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BROCKHAMPTON’s latest album shows matured sound as the band’s career nears its close

Arguably their strongest album to date, BROCKHAMPTON has found their best form just in time

<p>“ROADRUNNER: NEW LIGHT, NEW MACHINE” was released on April 9.</p>

“ROADRUNNER: NEW LIGHT, NEW MACHINE” was released on April 9.

America’s favorite boy band is back — but not for long. BROCKHAMPTON kicks off their farewell from music with their sixth studio album, “ROADRUNNER: NEW LIGHT, NEW MACHINE.” This is to be their penultimate album, according to BROCKHAMPTON frontman Kevin Abstract who tweeted, “2 brockhampton albums in 2021 — these will be our last.” The boy band has made similar claims in the past — “SATURATION III” was announced to be “the last studio album by BROCKHAMPTON,” but then they proceeded to release two more before their most recent. 

Regardless of whether or not this is actually their penultimate album, BROCKHAMPTON has just put out some of their best work. “GINGER,” their prior studio album, seemed to be their most mature showing until now. “ROADRUNNER: NEW LIGHT, NEW MACHINE” combines the refreshing maturity of “GINGER” with the eccentricity of their earlier albums for a sonically captivating listening experience.

Track one, “BUZZCUT,” is a statement track. Likely challenging for some, it is a cacophony of potent bass, sirens and yelling that has genuine direction. Danny Brown is the feature here, and he delivers a stunning verse with his distinctive voice. Notably, the beat switch at 2:04 ushers in a spacey version of dissonance that anyone can enjoy.  

BROCKHAMPTON also demonstrates they are well-equipped to make an emotional introspective track on “ROADRUNNER: NEW LIGHT, NEW MACHINE.” Known for his eccentric vocal delivery, Joba poignantly asserts himself on this album — particularly in “WHEN I BALL” when he sings, “All grown up like go and look at me / You'll always be a part of me.” Joba stands out in this album, as he sings of his dad’s passing by suicide. 

Joba and Matt Champion tag-team on “WHAT’S THE OCCASION,” which reflects the heavier tone of this album. Referencing his depression and his father’s suicide, Joba quietly sings, “Good on my own but I been feelin' alone.” 

Wildly different from the opening track of the album, “THE LIGHT PT. II'' is a cathartic closer in which Joba is given time to fully lament the loss of his father. In the final lines of the album, Joba whispers, “The light is worth the wait, I promise / Wait, screamin' ‘Please don't do it.’”   

Though BROCKHAMPTON can clearly dole out emotionally stirring tracks, “ROADRUNNER: NEW LIGHT, NEW MACHINE” is also rife with songs to bounce your head to. With a beat reminiscent of the ‘90s, BROCKHAMPTON members, Kevin Abstract and Dom McLemmon team up with JPEGMAFIA for the vintage, bar-heavy second track, “CHAIN ON.'' On this track McLemmon raps, “Word from Marvin, couldn't soothe me from ‘What's Goin' On,’” leaving the audience with a thought-provoking allusion to Marvin Gaye’s hit, “What’s Goin' on.” Over a slow-moving beat with forceful bass on “BANKROLL,” Champion brags “Lump up in my jeans, I got a bankroll / Never show them that lil' green, I keep a bankroll.'' A$AP Rocky and A$AP Ferg feature here, with Ferg floating on his opening verse and Rocky adding something of a spoken word line on occasions, as well as adlibs.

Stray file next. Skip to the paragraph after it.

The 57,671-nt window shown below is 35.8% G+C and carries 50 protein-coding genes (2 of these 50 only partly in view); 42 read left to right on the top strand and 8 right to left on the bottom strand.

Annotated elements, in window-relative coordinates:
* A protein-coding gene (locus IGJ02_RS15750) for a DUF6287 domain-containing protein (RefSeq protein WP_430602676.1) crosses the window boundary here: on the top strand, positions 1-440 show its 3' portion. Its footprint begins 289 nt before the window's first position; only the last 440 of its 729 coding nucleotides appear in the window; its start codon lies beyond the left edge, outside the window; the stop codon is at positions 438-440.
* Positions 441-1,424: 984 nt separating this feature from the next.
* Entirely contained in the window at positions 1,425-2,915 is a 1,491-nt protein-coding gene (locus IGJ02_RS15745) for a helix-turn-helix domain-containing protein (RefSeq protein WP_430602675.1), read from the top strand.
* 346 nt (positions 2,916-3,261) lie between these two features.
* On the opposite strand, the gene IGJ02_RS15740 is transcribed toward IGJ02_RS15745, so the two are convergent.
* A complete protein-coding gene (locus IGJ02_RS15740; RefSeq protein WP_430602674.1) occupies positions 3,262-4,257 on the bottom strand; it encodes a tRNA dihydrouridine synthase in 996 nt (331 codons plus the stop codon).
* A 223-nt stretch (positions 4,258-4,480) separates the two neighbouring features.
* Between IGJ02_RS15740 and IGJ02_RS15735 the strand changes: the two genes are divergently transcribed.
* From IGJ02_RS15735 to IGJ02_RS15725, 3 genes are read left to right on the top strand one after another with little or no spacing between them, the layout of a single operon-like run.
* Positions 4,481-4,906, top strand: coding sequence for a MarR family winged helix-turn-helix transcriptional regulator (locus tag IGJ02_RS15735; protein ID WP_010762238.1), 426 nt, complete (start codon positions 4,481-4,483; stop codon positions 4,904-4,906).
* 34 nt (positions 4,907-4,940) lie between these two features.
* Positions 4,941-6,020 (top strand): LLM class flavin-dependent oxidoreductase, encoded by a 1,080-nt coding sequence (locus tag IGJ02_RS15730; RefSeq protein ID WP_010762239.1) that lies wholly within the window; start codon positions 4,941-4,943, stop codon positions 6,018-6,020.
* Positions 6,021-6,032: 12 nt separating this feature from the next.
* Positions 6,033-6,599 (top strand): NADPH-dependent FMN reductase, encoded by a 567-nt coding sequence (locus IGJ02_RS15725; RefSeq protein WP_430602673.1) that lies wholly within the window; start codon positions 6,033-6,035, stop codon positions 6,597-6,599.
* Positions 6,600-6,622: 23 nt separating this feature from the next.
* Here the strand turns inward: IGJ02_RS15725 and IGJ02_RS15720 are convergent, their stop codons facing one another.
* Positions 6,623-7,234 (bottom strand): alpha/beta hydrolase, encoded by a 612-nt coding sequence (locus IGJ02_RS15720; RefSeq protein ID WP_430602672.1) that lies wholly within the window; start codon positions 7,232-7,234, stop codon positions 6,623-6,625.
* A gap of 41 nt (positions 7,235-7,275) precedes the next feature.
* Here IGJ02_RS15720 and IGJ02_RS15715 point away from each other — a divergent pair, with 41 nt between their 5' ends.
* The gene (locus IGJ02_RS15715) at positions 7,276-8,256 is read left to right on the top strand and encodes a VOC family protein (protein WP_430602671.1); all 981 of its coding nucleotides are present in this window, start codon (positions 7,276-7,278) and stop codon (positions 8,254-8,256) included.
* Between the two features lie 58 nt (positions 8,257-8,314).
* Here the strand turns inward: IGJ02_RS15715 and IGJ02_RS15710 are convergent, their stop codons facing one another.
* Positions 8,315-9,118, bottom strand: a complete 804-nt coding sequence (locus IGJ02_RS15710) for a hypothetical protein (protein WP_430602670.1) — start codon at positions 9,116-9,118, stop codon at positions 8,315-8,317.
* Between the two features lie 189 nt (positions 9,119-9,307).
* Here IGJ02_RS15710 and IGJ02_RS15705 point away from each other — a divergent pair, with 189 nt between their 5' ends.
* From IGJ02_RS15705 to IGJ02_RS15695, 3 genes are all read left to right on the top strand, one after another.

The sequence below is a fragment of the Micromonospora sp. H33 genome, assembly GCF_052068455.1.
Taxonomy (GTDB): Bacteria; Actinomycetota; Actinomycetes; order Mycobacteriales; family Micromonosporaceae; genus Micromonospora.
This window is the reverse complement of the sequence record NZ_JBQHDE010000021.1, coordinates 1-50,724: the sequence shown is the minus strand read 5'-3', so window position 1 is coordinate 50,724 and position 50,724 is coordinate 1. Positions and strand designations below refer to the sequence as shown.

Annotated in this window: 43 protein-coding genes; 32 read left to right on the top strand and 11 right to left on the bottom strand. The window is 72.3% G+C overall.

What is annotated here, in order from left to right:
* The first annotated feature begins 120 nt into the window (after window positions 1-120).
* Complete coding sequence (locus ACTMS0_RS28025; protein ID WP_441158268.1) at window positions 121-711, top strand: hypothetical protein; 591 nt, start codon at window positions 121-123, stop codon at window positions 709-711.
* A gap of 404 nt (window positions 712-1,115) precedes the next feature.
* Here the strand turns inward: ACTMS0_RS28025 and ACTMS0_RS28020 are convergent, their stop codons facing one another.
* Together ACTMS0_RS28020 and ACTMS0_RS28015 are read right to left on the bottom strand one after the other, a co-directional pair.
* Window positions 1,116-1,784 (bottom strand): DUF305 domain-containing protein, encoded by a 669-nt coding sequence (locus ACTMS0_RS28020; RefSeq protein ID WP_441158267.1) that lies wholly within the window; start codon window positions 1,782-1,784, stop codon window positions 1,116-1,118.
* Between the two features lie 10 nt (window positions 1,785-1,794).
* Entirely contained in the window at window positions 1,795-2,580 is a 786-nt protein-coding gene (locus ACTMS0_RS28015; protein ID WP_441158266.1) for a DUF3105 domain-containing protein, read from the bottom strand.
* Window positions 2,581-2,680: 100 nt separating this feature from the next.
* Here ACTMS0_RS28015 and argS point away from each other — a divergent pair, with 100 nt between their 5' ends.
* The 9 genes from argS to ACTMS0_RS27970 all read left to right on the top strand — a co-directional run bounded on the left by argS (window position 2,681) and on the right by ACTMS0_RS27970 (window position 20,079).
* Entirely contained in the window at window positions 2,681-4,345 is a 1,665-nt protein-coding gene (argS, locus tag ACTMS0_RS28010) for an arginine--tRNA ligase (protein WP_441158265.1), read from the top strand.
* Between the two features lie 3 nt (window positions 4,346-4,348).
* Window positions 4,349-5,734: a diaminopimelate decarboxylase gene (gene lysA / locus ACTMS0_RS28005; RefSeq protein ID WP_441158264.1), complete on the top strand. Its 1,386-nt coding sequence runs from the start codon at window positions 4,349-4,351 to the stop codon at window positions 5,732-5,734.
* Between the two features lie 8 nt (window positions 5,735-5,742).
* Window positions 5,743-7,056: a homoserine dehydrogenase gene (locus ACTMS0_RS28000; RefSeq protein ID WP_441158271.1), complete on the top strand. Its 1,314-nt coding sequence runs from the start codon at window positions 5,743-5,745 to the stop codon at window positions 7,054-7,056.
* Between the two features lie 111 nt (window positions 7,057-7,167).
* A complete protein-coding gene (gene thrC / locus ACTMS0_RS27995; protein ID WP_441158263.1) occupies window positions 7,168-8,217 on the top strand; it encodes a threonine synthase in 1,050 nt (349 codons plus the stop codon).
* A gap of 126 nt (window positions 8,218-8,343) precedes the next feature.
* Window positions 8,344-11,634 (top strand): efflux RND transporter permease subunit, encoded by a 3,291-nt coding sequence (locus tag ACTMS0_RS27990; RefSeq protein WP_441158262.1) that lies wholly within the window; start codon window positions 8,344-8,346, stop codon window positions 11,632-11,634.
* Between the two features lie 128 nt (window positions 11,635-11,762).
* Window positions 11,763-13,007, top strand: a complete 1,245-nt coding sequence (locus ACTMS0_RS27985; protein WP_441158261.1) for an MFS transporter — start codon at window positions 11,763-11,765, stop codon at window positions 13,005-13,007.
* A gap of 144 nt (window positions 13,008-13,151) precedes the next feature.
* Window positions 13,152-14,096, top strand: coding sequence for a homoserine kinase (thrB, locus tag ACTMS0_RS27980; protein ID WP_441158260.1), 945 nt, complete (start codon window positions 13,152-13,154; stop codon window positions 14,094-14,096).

Though created by a band of 13 members, “ROADRUNNER: NEW LIGHT, NEW MACHINE” recruited a number of great features, in addition to the aforementioned JPEGMAFIA, A$AP Rocky and A$AP Ferg. This album employs over 15 outside contributors, from producers to background vocalists. Shawn Mendes and Ryan Beatty sing on the chorus to “COUNT ON ME”. Charlie Wilson injects a soulful element into “I’LL TAKE YOU ON,” one of the best tracks on the album. Baird adds a verse on “OLD NEWS,” and SoGone SoFlexy adds quality bars on “WINDOWS” — the only song with all seven vocalists from the boy band. While the project could have sounded disjointed with so many contributors from outside of the group, all of these features are seamlessly integrated into the album.

“ROADRUNNER: NEW LIGHT, NEW MACHINE” is arguably BROCKHAMPTON’s most coherent project. In the past, the group has released what appeared to be a patchwork of mutually exclusive tracks that don’t blend — which is seemingly inevitable given that the band had 16 members at one point. BROCKHAMPTON has proved that they can make not just a cohesive project, but one that balances poignant rawness and bass-shaking bangers, all while weaving in strong features. If this is actually their penultimate album, “ROADRUNNER: NEW LIGHT, NEW MACHINE” sets America’s favorite boy band up well for a grand finale.  

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